(The ladies' baths)
Springs were very famous in the Blue Ridge region and many were wildly extravagant in their day, most long gone. Incredible hotels were built and people came for the "cure" staying weeks and months at a time, before automobiles when most traveled by horse or train. The mineral water phrase used in many advertisements is simply a natural water that has been impregnated with foreign substances to cause a decided taste or color. People thought that these waters could cure disease that medical science could not at the time.
(The Homestead Resort in nearby Hot Springs, Va)
What's more likely is that the clean mountain air and elevation did more to improve one's condition than the mineral water baths. Two predominant diseases at the time, Yellow fever and cholera, did not exist in the mountains. In 1793, Yellow fever killed one-tenth of the population of Philadelphia. Cholera was known to kill 80 percent of its victims.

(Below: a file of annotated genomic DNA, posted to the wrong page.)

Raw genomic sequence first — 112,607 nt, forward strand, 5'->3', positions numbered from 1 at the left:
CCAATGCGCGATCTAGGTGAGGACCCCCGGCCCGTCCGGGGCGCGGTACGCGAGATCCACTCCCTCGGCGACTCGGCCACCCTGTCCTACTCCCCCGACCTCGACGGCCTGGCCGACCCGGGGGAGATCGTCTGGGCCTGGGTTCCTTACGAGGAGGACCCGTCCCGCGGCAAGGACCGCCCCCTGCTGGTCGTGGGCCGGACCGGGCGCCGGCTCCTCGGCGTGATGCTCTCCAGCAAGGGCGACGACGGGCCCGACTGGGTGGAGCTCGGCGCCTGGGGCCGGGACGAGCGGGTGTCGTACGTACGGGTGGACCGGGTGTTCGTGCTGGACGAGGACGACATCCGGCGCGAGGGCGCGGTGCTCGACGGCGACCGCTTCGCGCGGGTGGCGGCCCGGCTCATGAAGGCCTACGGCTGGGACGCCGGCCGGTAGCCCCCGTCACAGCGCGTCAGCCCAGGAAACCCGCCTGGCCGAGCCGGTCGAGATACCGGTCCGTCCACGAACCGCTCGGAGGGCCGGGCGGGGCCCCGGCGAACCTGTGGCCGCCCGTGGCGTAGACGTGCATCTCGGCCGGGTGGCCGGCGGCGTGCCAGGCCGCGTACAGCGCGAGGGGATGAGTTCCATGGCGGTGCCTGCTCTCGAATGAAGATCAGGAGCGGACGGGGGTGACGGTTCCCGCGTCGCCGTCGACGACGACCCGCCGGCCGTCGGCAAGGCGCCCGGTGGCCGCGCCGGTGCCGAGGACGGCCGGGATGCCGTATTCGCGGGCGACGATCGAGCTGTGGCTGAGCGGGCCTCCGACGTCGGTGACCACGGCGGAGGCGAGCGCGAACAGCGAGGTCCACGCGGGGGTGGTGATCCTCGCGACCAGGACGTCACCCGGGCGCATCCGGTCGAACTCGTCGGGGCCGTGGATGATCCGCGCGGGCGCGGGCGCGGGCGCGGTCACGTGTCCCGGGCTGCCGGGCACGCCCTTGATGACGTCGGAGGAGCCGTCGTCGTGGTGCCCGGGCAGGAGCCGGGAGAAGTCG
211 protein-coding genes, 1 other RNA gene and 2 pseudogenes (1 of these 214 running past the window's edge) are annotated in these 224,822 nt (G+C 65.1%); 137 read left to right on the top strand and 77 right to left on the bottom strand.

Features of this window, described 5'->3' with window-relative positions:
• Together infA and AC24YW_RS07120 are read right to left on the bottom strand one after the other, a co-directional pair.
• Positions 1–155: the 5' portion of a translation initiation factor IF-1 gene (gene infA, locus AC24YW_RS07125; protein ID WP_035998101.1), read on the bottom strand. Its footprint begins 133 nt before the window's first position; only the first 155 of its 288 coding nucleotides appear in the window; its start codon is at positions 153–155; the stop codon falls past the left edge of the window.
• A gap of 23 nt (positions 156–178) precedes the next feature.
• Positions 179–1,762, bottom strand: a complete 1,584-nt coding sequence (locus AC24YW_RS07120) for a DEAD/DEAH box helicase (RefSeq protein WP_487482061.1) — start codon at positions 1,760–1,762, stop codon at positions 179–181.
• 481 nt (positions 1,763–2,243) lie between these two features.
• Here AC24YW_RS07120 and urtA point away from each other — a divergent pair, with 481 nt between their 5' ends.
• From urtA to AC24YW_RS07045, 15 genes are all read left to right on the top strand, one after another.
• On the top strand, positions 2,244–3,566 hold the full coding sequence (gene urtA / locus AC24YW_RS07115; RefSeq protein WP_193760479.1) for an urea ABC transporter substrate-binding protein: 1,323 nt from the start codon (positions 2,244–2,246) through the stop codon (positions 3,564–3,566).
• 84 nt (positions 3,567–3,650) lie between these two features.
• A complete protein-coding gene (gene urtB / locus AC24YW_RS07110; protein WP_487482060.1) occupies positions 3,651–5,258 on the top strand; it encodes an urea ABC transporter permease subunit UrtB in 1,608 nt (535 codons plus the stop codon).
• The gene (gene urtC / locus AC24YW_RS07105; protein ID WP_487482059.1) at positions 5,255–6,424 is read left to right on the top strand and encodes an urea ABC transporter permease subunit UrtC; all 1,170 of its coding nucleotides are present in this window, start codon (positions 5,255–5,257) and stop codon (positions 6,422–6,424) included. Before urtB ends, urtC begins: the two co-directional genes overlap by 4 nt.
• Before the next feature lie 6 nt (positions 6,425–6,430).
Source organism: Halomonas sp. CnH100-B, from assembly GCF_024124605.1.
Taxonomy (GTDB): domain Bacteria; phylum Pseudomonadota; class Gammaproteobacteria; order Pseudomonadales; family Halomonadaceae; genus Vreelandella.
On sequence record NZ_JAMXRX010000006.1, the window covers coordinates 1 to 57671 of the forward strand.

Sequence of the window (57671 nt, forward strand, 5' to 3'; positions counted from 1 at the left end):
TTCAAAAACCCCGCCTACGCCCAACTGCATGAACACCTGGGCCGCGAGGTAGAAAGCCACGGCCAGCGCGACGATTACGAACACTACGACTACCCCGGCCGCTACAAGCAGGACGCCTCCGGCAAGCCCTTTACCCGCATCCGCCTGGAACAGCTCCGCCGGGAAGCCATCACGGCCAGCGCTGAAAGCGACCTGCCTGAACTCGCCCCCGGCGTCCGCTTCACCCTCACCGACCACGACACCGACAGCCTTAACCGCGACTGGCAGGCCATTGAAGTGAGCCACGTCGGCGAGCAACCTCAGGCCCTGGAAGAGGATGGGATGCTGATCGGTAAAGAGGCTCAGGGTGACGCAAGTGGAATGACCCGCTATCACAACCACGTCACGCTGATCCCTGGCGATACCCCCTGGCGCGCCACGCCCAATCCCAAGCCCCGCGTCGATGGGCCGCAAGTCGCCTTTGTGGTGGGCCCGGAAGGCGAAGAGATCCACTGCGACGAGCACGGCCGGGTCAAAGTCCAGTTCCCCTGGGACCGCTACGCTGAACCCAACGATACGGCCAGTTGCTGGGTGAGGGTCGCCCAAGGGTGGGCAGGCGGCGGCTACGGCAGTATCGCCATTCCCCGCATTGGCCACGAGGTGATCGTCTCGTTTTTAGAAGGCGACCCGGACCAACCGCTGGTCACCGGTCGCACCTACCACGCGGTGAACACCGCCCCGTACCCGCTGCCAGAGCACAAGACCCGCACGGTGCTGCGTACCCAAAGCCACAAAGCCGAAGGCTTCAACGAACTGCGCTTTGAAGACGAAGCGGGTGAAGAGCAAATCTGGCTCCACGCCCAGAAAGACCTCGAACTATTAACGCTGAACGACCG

After the Civil War many spas were closed. Better cures emerged for disease and the automobile made travel relatively easy so that people did not have to go to one place and stay for long periods of time. Fire was also a frequent culprit. When these resorts burned there was no incentive left to rebuild.
Lucky for us the baths at Warm Springs are still in tact and open for visitors to use. The hotel that sat behind the springs is no longer here (it was torn down around 1925). The men's pool/bath house was built in 1761, making it one of the oldest spa structures still in existence. It's ancient appearance is part of its charm.
The women's house is newer, built in 1836, they sit side-by-side. The hotel also boasted cottages so that up to 300 people at a time could come and stay at the baths. Several of the cottages are still in existence. The idea was to bathe in the pools twice a day for 12 to 20 minutes each avoiding any active exercise while in the water. Thomas Jefferson was a frequent visitor.
You can make reservations, there are "adult" and "children" times and make note that "swimsuits are optional."